Mr. Schulz was referring to the original passage of the Civil Rights Act of 1957, which was “primarily a voting rights bill” (Wikipedia) supported by Republican President Dwight Eisenhower.  This Act was intended to show support in federal law for the Supreme Court’s Brown decision of 1954 that attempted to desegregate primary and secondary schools.  The Supreme Court decision was so unpopular among Southern whites that they engaged in a campaign of violence that included bombings of churches as well as schools; President Eisenhower was forced to call out the National Guard to enforce the Court’s orders.  The Voting Rights Act of 1965 was pressed by President Kennedy and signed by President Johnson.

The Voting Rights Act was re-authorized in 2006 with minimal changes; the Supreme Court on June 25, 2013 held that the section restricting certain specific districts with a history of discrimination to “preclearance” of potentially unconstitutional changes in voting laws was itself unconstitutional because it was  “based on 40 year-old facts having no logical relationship to the present day” (notwithstanding the fact that Congress had just re-authorized it seven years earlier.)  (All of this paragraph is sourced from Wikipedia.)

None of this seemed to matter to Judge Schroeder, who acknowledged that some black North Carolinians “endure socioeconomic disparities that can be linked to State discrimination,” which make it harder for them to participate in elections.  [From the New York Times editorial about the federal judge’s decision.]

We can only hope that the federal Appeals Court will reverse this ill-considered decision before the November elections and allow disadvantaged people to vote without being required to jump through hoops to prove who they are so that they can vote.  The best argument against these restrictive laws is that thousands of people do not have the necessary documents, yet are unquestionably citizens of the United States and residents of North Carolina who want to vote.  The procedures needed and the cost and time involved in obtaining needed identification documents constitute an unconstitutional poll tax because there is virtually no in-person voting fraud in this country.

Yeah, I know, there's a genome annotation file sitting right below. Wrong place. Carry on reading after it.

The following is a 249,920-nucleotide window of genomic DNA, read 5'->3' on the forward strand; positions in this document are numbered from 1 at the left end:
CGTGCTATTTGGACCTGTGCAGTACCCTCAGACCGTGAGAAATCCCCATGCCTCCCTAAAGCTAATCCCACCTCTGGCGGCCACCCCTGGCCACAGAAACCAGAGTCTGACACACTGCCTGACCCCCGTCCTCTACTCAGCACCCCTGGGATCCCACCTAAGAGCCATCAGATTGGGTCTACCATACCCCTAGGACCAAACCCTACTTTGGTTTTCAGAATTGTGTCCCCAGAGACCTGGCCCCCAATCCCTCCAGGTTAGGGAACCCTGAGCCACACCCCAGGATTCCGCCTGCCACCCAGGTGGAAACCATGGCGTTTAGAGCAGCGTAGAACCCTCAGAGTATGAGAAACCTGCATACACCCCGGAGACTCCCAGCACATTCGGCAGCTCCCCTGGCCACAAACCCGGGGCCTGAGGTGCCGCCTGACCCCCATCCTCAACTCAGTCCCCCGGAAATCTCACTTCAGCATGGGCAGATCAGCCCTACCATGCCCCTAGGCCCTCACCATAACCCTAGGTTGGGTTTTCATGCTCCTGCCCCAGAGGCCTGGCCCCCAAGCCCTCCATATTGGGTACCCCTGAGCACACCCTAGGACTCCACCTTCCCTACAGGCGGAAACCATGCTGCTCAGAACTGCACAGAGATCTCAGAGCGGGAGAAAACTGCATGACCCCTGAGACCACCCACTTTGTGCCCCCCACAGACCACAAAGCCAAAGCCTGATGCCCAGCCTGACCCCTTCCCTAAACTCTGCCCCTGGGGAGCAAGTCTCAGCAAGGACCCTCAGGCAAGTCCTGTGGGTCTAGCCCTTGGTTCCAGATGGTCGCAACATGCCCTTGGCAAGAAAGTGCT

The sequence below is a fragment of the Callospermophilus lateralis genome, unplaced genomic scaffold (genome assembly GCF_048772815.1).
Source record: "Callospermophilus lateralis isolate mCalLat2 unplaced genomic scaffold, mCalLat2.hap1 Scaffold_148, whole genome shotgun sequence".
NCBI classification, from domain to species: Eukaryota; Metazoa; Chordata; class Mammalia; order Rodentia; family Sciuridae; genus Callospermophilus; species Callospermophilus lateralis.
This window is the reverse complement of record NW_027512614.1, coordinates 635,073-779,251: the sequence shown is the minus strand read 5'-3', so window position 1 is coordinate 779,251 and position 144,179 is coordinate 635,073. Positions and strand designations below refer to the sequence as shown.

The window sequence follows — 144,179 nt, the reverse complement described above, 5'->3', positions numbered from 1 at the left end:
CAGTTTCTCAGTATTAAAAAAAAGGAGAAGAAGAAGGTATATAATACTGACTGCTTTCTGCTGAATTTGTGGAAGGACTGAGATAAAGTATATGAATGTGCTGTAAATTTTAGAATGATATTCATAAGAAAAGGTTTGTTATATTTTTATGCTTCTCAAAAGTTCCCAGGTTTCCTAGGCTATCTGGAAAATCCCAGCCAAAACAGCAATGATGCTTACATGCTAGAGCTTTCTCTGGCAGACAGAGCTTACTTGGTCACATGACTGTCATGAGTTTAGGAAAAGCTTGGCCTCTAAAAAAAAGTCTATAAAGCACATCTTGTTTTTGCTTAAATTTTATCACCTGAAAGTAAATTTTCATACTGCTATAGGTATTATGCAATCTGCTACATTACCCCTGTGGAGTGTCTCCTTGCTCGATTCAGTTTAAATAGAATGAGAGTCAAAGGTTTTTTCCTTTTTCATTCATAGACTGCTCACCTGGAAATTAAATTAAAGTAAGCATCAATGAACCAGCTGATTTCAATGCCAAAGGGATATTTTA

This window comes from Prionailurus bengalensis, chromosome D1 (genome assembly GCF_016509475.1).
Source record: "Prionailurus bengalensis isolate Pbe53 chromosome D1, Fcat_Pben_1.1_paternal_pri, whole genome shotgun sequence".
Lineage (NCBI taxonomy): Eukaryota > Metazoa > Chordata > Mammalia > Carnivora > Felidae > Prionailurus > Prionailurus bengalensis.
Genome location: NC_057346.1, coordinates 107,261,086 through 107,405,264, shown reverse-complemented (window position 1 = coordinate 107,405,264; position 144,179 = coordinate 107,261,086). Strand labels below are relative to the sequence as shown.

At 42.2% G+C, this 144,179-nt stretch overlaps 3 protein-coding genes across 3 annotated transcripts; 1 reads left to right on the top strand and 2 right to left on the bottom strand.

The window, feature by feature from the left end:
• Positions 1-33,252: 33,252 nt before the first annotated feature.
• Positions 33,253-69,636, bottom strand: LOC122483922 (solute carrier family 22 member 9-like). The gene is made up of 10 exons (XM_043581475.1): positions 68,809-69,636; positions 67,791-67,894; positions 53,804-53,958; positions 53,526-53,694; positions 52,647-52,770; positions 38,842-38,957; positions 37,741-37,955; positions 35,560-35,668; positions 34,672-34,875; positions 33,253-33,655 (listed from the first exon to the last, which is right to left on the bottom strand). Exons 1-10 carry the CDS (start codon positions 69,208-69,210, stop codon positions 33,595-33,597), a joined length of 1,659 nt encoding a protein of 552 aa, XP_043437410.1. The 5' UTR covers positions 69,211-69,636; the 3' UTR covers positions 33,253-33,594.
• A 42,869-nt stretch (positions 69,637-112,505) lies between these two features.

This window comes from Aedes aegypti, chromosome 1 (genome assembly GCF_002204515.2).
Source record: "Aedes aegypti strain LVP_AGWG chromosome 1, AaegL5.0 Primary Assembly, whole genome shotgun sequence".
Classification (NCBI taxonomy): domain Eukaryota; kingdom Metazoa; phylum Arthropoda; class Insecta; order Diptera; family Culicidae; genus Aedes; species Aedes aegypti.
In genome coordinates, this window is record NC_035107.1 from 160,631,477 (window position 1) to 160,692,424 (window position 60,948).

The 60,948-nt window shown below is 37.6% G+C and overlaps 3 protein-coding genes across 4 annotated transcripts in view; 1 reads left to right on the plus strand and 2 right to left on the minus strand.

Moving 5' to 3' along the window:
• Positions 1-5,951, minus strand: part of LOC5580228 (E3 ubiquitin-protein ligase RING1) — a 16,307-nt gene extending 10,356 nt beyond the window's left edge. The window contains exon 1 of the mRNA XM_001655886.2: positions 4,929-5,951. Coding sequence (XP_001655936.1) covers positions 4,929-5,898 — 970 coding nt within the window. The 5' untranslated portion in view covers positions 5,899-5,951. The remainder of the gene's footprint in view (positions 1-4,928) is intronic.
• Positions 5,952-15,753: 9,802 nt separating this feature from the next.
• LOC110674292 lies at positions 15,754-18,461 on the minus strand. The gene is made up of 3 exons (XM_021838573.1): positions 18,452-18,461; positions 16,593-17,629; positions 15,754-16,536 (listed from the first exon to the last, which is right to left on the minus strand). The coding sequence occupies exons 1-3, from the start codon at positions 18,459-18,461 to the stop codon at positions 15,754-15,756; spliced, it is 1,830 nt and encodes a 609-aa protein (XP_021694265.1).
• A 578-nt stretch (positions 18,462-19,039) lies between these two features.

In-person voting fraud is ridiculously complex and inefficient for an organization that wants to perpetrate voting fraud.  This is the bugbear that Republicans invoke when they talk about “voting fraud”: the idea that the Democratic Party is engaged in institutional voting fraud by opposing these voting restrictions.  The problem for the Republicans is that they always do better when fewer people are allowed to vote, because the aims of the Republican Party are essentially aligned with the views of the top 1% of the wealth pyramid.  The only way they can win elections is to fool more than 50% of the other 99% into voting for representatives who will obey the dictates of that upper 1%.